Keywords: Children, acquired brain injury, social skills deficit, technology-based neurorehabilitation

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38 Association between Organophosphate Pesticides Exposure and Cognitive Behavior in Taipei Children

Authors: Meng-Ying Chiu, Yu-Fang Huang, Pei-Wei Wang, Yi-Ru Wang, Yi-Shuan Shao, Mei-Lien Chen

Abstract:

Background: Organophosphate pesticides (OPs) are the most heavily used pesticides in agriculture in Taiwan. Therefore, they are commonly detected in general public including pregnant women and children. These compounds are proven endocrine disrupters that may affect the neural development in humans. The aim of this study is to assess the OPs exposure of children in 2 years of age and to examine the association between the exposure concentrations and neurodevelopmental effects in children. Methods: In a prospective cohort of 280 mother-child pairs, urine samples of prenatal and postnatal were collected from each participant and analyzed for metabolites of OPs by using gas chromatography-mass spectrometry. Six analytes were measured including dimethylphosphate (DMP), dimethylthiophosphate (DMTP), dimethyldithiophosphate (DMDTP), diethylphosphate (DEP), diethylthiophosphate (DETP), and diethyldithiophosphate (DEDTP). This study created a combined concentration measure for dimethyl compounds (DMs) consisting of the three dimethyl metabolites (DMP, DMTP, and DMDTP), for diethyl compounds (DEs) consisting of the three diethyl metabolites (DEP, DETP, and DEDTP) and six dialkyl phosphate (DAPs). The Bayley Scales of Infant and Toddler Development (Bayley-III) was used to assess children's cognitive behavior at 2 years old. The association between OPs exposure and Bayley-III scale score was determined by using the Mann-Whitney U test. Results: The measurements of urine samples are still on-going. This preliminary data are the report of 56 children aged 2 from the cohort. The detection rates for DMP, DMTP, DMDTP, DEP, DETP, and DEDTP are 80.4%, 69.6%, 64.3%, 64.3%, 62.5%, and 75%, respectively. After adjusting the creatinine concentrations of urine, the median (nmol/g creatinine) of urinary DMP, DMTP, DMDTP, DEP, DETP, DEDTP, DMs, DEs, and DAPs are 153.14, 53.32, 52.13, 19.24, 141.65, 192.17, 308.8, 311.6, and 702.11, respectively. The concentrations of urine are considerably higher than that in other countries. Children’s cognitive behavior was used three scales for Bayley-III, including cognitive, language and motor. In Mann-Whitney U test, the higher levels of DEs had significantly lower motor score (p=0.037), but no significant association was found between the OPs exposure levels and the score of either cognitive or language. Conclusion: The limited sample size suggests that Taipei children are commonly exposed to OPs and OPs exposure might affect the cognitive behavior of young children. This report will present more data to verify the results. The predictors of OPs concentrations, such as dietary pattern will also be included.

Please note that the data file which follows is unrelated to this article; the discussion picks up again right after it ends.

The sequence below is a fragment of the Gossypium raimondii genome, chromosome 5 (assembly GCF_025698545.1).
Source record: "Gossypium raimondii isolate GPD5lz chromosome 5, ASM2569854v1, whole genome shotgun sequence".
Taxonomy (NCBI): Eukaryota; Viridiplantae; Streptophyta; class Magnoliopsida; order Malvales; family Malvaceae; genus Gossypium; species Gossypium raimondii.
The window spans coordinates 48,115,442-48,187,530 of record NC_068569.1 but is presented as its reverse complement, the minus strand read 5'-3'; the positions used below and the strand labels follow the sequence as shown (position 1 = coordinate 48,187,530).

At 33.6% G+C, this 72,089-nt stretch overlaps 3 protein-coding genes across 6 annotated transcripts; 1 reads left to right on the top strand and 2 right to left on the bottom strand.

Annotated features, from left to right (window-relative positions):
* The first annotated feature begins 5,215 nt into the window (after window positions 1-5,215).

Keywords: Children, Biomonitoring, Neurodevelopment, organophosphate pesticides exposure